James Wood and Micah Visoiu describe the preliminary results of seed collection within Buttongrass moorlands undertaken as part of the global ‘SeedSafe’ project. They found that a number of species have very poor seed viability and suggest that fire may be needed to stimulate seed production in some species. Jennie Whinam describes the short term impacts of fires within Buttongrass moorlands on remnant Sphagnum peatland communities, demonstrating that single fire events can reduce Sphagnum from nearly ubiquitous to only a minor presence. Relationships between fire and other bryophyte species are described by Mikayla Jones in her account of the bryophyte communities of Buttongrass moorlands. Gintaras Kantvilas continues the theme of non-vascular species, describing the lichens of Buttongrass moorlands in Tasmania and the various specific habitats they occupy. Kantvilas points out that it is important when managing Buttongrass moorlands to appreciate the lichen diversity and understand these habitats.

An overview of the fauna and its ecology, including both vertebrates and invertebrates, is provided by Michael Driessen. His article is followed by a detailed account of one of the keystone fauna within Buttongrass moorlands, the Burrowing Crayfish, by Alastair Richardson and Neil Doran. The burrows of these invertebrates provide a ventilation system within the otherwise anaerobic soils when they are fully saturated, considerably enhancing plant growth. Another group of soil dwellers are the soil mites. David Green reveals the richness and diversity of these fauna within Buttongrass moorland and discusses the relationship between the mite communities and vegetation age. Peter Tyler describes the limnology of Tasmania’s waters, including the characteristics that set those of southwest of Tasmania apart from the rest. In the southwest, extensive distribution of organic soils results in tannin-stained waters, which provide a distinctive environment for rare and endemic algae and other micro-organisms.

The major threat to Buttongrass moorlands of Tasmania, apart from climate change, is that posed by the plant pathogen Phytophthora cinnamomi (Root Rot). The serious nature of this threat is described by Rudman and Balmer. One of the ways in which this disease is spread is by the movement of infected soil on bushwalker’s boots. There is also a high risk of spread with track work and maintenance operations, which involve helicopter transport of digging equipment and track materials. Grant Dixon describes other impacts of recreational walkers in the final article of the bulletin.

Bush walkers have some of the greatest impacts directly and indirectly on Buttongrass moorlands, but it is not clear that they gain much pleasure from travelling across boggy Buttongrass plains. In fact, this vegetation is probably the least appreciated and valued in Tasmania. Grant (2007) demonstrated that the most common words people use in recounting experiences of Buttongrass are “hated, useless, wretched, monotonous, drab-coloured, insecure, exasperating, hazardous, sour, waste.” Yet the Buttongrass moorlands of the Tasmanian Wilderness World Heritage Area are beautiful, diverse and contain values that meet all four natural criteria for World Heritage Listing (Balmer et al. 2004).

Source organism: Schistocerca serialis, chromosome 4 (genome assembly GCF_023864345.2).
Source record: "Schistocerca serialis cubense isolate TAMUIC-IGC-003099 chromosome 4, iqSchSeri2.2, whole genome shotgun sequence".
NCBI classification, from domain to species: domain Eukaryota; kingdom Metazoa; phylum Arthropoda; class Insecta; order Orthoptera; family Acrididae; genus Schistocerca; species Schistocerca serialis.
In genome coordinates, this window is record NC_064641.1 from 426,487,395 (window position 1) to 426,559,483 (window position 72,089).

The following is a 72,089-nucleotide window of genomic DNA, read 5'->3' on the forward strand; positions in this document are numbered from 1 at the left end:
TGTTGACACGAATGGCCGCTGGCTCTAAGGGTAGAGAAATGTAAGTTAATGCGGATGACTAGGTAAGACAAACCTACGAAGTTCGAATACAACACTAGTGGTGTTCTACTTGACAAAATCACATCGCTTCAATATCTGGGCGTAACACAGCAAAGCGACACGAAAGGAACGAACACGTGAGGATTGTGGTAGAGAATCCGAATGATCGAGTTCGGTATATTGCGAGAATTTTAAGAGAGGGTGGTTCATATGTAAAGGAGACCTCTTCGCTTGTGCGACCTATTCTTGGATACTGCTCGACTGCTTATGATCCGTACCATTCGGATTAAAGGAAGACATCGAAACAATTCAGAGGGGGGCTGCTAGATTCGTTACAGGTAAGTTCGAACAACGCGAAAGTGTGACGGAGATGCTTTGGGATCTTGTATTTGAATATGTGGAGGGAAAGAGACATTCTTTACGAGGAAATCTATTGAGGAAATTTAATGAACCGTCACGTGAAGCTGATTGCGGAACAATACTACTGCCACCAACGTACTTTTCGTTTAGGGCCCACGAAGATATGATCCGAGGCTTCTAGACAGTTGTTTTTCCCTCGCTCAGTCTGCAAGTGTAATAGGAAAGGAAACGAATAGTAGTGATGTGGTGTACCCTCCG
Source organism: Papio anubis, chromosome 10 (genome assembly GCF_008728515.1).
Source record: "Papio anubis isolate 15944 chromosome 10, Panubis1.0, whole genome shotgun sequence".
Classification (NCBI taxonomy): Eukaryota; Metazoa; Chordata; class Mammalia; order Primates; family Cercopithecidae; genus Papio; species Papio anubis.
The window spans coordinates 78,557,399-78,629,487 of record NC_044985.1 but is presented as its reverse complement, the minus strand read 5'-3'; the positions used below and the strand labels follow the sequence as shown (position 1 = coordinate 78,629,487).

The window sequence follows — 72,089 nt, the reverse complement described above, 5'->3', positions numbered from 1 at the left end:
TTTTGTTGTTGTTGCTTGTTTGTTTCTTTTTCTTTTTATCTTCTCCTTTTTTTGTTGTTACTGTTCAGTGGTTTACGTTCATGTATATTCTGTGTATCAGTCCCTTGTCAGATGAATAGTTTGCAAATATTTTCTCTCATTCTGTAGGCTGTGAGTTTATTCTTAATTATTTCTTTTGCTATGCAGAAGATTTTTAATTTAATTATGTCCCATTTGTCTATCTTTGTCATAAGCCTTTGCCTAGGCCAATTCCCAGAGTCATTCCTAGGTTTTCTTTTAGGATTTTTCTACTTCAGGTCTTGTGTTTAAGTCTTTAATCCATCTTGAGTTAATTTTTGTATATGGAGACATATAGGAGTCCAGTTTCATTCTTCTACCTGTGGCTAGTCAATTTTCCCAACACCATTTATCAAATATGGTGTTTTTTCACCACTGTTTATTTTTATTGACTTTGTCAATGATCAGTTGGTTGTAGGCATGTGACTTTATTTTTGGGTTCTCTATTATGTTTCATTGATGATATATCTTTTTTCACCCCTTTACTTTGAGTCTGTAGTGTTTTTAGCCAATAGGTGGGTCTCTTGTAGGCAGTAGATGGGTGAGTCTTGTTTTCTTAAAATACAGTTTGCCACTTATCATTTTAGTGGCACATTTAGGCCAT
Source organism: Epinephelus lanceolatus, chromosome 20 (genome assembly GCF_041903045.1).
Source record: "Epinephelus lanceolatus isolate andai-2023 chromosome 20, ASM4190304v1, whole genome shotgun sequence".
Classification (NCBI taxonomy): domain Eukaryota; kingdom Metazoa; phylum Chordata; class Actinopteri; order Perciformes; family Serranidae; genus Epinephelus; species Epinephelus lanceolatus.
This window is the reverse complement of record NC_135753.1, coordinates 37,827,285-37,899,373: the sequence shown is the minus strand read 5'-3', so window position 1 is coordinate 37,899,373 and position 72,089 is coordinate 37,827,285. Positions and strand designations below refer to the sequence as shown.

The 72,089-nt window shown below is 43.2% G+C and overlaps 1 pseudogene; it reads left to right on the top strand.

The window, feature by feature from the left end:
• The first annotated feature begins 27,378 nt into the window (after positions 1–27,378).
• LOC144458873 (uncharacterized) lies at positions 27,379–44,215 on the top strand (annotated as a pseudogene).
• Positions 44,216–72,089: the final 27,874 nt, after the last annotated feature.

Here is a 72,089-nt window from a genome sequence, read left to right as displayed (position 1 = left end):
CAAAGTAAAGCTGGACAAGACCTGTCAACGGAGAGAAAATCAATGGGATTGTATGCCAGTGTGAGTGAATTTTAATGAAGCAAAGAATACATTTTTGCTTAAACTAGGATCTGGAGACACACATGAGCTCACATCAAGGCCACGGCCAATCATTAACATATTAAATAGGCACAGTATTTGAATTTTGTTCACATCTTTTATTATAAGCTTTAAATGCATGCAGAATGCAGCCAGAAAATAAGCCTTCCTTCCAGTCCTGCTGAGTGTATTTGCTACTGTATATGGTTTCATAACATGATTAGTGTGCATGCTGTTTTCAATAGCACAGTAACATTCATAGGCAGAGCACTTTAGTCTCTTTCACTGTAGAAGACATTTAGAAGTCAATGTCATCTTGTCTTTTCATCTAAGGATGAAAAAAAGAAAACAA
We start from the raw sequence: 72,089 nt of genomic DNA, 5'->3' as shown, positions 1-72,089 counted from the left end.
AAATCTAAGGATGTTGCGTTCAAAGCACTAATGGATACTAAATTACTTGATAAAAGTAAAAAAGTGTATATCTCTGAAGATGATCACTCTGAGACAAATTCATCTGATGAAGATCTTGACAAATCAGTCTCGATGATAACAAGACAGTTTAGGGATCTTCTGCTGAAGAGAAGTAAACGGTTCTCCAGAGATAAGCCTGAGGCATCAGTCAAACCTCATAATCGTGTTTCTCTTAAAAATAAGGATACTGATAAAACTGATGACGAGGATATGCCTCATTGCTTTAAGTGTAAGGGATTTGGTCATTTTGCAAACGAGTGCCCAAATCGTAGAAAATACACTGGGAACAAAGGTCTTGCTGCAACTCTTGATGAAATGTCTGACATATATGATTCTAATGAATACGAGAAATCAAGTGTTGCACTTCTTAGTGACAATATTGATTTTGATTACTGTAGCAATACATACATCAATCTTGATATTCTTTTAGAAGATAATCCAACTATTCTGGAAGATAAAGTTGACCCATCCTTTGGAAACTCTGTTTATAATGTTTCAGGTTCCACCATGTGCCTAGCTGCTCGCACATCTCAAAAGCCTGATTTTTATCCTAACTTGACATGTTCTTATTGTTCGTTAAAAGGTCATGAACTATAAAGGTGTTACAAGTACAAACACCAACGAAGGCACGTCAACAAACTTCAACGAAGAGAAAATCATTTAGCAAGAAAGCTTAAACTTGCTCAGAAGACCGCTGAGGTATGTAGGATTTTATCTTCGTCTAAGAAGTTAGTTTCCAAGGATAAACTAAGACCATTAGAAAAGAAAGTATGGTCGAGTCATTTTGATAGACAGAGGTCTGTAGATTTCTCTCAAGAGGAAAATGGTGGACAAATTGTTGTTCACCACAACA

The Buttongrass moorland management workshop was held as one of a number of events to celebrate the 25th anniversary of the inscription of the Tasmanian Wilderness upon the UNESCO World Heritage list. As part of the workshop and these celebrations, a small nature writing prize was offered for the best prose and poetry entries inspired by Buttongrass. The winning poetry entry ‘Buttongrass’ by Adrienne Eberhard (p 17) is a beautiful piece of poetry that one of the judges Gina Mercer noted ‘resonates with understated meaning long after you have finished reading it.’ The prose entry ‘A carnivore in fairy’s clothing’ by Janet Fenton (p 5) enchants and delights the reader whilst providing a clear and vivid account of some fascinating plant species within Buttongrass moorland. The importance of story in developing a love for and appreciation of the natural world cannot be underestimated and it is hoped that these works will inspire further positive accounts of this most fascinating ecosystem.

References

Balmer, J., Whinam. J., Kelman, J. Kirkpatrick, J.B. and Lazarus, E. (2004) A review of the floristic values of the Tasmanian Wilderness World Heritage Area. Nature Conservation Report 2004/3. Department of Primary Industries, Water and Environment, Hobart.

Gilfedder, L., Faulkner, F. and Balmer, J. (2007) How well reserved are Tasmania’s Buttongrass moorland communities? Poster Paper presented at the Buttongrass Moorland Management Workshop, 4-6 July, School of Geography and Environmental Studies, University of Tasmania, Hobart.

Grant, P. (2007) ‘From one quaking tussock to the next: walkers and Buttongrass’. Unpublished manuscript presented at the Buttongrass moorland management workshop, University of Tasmania, Hobart, July 2007, Tasmanian Parks and Wildlife Service.

Jarman, S.J., Kantvilas, G. and Brown, M.J. (1988) Buttongrass moorland in Tasmania. Research Report No. 2, Tasmanian Forest Research Council Inc.

Marsden-Smedley, J.B. and Catchpole, W.R. (1995) Fire behaviour modelling in Tasmanian Buttongrass moorlands. I. Fuel Characteristics. International Journal of Wildland Fire 5: 203-214.

Tasmanian Vegetation Mapping and Monitoring Program (TVMMP) (2005) TASVEG version 1.0, Tasmanian Vegetation Map 1:25,000. Department of Primary Industries, Water and Environment, Hobart.